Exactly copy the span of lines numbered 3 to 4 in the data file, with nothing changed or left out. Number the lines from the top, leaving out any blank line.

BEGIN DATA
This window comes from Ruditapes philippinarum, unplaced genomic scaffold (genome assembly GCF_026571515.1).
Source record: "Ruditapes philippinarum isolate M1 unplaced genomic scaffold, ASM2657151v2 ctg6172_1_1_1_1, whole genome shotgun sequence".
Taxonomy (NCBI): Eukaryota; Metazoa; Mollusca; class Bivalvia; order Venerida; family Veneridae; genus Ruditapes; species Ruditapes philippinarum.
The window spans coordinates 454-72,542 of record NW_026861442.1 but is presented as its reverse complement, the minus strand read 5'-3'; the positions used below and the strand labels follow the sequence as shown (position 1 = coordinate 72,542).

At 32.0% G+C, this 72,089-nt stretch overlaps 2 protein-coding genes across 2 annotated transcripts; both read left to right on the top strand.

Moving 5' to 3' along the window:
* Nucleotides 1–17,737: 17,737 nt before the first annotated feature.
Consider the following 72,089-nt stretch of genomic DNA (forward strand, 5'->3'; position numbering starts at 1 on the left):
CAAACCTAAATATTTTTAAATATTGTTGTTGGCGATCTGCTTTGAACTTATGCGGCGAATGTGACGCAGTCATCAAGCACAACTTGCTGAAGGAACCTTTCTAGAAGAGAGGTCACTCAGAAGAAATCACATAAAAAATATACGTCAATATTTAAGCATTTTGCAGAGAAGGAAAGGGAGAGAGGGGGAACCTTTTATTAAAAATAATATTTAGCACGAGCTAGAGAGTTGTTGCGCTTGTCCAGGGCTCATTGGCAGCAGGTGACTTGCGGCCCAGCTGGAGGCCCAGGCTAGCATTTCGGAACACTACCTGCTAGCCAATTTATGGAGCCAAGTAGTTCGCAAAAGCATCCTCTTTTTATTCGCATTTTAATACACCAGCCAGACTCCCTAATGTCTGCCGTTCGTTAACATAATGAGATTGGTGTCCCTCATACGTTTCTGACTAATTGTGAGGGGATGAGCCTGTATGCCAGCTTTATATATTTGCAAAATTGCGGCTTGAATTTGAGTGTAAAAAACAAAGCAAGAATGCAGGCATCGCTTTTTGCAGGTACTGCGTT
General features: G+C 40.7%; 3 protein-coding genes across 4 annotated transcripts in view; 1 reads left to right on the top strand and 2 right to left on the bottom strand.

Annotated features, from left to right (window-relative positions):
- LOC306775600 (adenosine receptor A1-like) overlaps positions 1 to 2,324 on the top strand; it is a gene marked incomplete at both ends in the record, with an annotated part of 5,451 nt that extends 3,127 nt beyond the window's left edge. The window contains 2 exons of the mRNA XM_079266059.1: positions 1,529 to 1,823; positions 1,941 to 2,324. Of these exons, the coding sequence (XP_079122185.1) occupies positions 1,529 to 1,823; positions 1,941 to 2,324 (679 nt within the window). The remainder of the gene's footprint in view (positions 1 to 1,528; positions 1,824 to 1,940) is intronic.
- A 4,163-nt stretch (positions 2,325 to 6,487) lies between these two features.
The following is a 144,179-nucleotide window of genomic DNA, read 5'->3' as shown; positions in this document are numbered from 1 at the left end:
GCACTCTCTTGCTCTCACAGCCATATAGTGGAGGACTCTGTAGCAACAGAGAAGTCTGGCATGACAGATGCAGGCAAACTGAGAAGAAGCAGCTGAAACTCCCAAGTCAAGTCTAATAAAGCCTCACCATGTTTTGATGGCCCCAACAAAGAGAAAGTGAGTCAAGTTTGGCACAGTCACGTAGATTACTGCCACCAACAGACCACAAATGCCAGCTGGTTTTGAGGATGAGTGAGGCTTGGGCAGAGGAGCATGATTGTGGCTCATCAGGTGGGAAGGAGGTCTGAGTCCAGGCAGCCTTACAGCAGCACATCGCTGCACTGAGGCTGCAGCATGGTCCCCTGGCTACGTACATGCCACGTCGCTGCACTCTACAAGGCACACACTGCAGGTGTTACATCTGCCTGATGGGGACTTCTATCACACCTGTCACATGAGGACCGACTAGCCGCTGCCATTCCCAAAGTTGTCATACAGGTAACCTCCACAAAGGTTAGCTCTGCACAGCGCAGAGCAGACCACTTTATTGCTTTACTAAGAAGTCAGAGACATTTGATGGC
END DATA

Taxonomy (NCBI): Eukaryota; Metazoa; Mollusca; class Bivalvia; order Venerida; family Veneridae; genus Ruditapes; species Ruditapes philippinarum.
The window spans coordinates 454-72,542 of record NW_026861442.1 but is presented as its reverse complement, the minus strand read 5'-3'; the positions used below and the strand labels follow the sequence as shown (position 1 = coordinate 72,542).